|Publication number||US5666239 A|
|Application number||US 08/671,703|
|Publication date||Sep 9, 1997|
|Filing date||Jun 28, 1996|
|Priority date||Dec 14, 1995|
|Also published as||US5777821|
|Publication number||08671703, 671703, US 5666239 A, US 5666239A, US-A-5666239, US5666239 A, US5666239A|
|Inventors||Kenneth L. Pottebaum|
|Original Assignee||Seagate Technology, Inc.|
|Export Citation||BiBTeX, EndNote, RefMan|
|Patent Citations (15), Referenced by (62), Classifications (13), Legal Events (10)|
|External Links: USPTO, USPTO Assignment, Espacenet|
This application is a continuation-in-part of U.S. patent application Ser. No. 08/671,704 filed Jun. 28, 1996, entitled LOW SWAY SPACE CHASSIS FOR A DISC DRIVE, assigned to the assignee of the present invention and hereby incorporated by reference, and claims priority to U.S. provisional application Ser. No. 60/008,805 filed Dec. 14, 1995.
1. Field of the Invention
This invention relates generally to the field of disc drive storage devices, and more particularly, but not by way of limitation, to a laminated base deck design for a disc drive.
Disc drives are commonly used in workstations, personal computers, portables and other computer systems to store large amounts of data in a form that can be made readily available to a user. In general, a disc drive comprises one or more magnetic discs that are rotated by a spindle motor at a constant high speed. The surface of each disc is divided into a series of data tracks which are spaced radially from one another across a band having an inner diameter and an outer diameter. The data tracks extend generally circumferentially around the discs and store data in the form of magnetic flux transitions within the radial extent of the tracks on the disc surfaces. Typically, each data track is divided into a number of data sectors that store fixed sized data blocks.
A head includes an interactive element such as a magnetic transducer which senses the magnetic transitions on a selected data track to read the data stored on the track, or to transmit an electrical signal that induces magnetic transitions on the selected data track to write data to the track. The head includes a read/write gap that positions the active elements of the head at a position suitable for interaction with the magnetic transitions on the data tracks of a disc as the disc rotates.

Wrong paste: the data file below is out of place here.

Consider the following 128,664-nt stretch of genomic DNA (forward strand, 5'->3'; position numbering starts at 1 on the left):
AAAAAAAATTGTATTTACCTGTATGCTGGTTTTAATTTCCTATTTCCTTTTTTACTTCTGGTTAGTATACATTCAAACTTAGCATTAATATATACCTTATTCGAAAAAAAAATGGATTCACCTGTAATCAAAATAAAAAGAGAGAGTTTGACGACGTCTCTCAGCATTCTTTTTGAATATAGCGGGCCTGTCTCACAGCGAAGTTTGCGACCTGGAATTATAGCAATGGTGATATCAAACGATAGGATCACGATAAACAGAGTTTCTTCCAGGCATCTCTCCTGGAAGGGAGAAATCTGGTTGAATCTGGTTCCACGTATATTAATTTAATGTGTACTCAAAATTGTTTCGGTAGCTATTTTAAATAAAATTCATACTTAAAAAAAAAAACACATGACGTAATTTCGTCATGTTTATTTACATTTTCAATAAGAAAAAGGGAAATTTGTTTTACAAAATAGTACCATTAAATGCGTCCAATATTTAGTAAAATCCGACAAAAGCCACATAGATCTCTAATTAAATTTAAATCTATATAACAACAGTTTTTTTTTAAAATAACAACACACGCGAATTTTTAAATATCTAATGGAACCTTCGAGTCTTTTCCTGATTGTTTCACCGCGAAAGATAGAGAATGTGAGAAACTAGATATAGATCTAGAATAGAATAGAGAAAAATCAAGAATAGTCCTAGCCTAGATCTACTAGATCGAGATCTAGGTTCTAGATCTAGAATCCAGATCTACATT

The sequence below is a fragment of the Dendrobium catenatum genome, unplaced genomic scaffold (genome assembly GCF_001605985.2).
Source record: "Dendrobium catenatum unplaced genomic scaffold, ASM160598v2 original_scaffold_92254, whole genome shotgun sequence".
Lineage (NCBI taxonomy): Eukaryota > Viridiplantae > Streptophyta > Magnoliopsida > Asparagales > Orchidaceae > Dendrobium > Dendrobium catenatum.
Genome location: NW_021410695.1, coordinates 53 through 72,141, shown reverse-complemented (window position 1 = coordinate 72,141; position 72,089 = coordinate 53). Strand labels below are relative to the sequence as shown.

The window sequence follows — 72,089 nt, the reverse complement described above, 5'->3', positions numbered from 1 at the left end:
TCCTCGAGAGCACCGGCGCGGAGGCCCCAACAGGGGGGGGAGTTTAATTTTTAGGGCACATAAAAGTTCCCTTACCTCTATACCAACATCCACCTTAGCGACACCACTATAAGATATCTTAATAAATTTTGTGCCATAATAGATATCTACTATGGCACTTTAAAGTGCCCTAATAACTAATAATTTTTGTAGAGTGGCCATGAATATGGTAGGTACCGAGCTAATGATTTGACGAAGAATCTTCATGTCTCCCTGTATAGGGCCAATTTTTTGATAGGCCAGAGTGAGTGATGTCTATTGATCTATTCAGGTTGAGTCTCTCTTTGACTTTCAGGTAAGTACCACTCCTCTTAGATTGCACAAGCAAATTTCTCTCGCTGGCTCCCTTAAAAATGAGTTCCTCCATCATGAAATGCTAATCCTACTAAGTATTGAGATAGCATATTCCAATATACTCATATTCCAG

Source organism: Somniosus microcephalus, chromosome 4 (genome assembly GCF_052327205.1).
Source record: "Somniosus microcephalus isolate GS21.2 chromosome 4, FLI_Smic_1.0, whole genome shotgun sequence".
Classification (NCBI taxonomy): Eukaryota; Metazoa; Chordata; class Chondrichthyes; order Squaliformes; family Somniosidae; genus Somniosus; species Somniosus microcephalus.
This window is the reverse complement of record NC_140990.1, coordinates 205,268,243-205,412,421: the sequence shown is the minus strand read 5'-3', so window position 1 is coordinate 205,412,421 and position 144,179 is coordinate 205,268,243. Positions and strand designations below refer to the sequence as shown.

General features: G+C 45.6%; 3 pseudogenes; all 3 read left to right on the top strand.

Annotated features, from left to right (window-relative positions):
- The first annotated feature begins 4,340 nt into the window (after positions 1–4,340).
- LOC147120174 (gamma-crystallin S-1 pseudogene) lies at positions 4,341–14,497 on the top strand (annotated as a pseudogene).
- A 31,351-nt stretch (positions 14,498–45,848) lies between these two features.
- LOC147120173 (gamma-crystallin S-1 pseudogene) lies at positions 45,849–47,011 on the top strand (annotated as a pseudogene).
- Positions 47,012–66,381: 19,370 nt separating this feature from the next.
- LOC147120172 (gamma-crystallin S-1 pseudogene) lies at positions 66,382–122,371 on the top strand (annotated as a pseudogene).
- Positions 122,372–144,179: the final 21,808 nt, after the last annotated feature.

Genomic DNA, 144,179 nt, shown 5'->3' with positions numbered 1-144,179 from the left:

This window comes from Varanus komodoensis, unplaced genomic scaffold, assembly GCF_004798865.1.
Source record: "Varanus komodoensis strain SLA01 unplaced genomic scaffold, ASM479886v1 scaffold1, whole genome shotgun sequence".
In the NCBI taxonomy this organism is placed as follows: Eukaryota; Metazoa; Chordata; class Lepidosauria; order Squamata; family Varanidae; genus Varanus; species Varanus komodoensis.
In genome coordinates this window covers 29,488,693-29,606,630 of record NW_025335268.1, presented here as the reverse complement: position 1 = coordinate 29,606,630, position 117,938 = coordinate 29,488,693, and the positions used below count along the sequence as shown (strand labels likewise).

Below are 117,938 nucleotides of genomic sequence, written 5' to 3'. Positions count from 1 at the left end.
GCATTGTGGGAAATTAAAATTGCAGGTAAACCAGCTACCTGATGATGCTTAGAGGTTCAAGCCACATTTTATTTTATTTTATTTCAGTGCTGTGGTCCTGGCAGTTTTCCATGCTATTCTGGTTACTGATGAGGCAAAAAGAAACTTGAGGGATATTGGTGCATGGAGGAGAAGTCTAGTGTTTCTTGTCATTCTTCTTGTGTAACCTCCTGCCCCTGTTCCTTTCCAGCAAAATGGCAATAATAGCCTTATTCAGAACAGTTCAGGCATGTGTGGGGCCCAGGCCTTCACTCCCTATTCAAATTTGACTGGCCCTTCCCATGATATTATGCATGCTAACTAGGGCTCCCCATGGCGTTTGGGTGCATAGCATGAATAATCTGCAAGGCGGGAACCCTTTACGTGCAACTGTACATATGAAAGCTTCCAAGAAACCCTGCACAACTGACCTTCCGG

As is known in the art, each head is mounted to a rotary actuator arm and is selectively positionable by the actuator arm over a preselected data track of the disc to either read data from or write data to the preselected data track. The head includes a slider assembly having an air bearing surface that causes the head to fly over the data tracks of the disc surface due to fluid air currents caused by rotation of the disc.
Typically, several discs are stacked on top of each other and the surfaces of the stacked discs are accessed by the heads mounted on a complementary stack of actuator arms which compose an actuator assembly, or "E-block". The E-block generally includes head wires which conduct electrical signals from the heads to a flex circuit, which in turn conducts the electrical signals to a printed circuit board (PCB) mounted to a disc drive base deck.
As will be recognized, the general trend in the industry is to provide disc drives with ever decreasing form factors and ever increasing storage capacities. Along with increases in spindle motor rotation speeds, areal density of recorded data and faster data access times by disc drive actuator assemblies, customer expectations further include continued reductions in the level of acoustic emissions generated by modern disc drives.
Acoustic noise from a drive is typically generated from resonant vibrations induced in the disc drive top cover and base deck by the operation of the spindle motor and the actuator assembly. A variety of methodologies have been employed to reduce acoustic emissions from disc drives; see for example U.S. Pat. No. 5,475,545 entitled METHOD FOR REDUCING NOISE DURING SEEKS IN A HARD DISC DRIVE issued Dec. 12, 1995 to Hampshire et al., which discloses shaping the velocity profile of an actuator assembly during the acceleration phase of a seek to reduce acoustic noise generated by the seek. Additionally, see co-pending U.S. patent application Ser. No. 08/671,704 entitled LOW SWAY SPACE CHASSIS FOR A DISC DRIVE which discloses the use of an external chassis and vibro-acoustic isolator to reduce acoustic emissions from the drive. Both of these references are assigned to the assignee of the present invention and are incorporated by reference.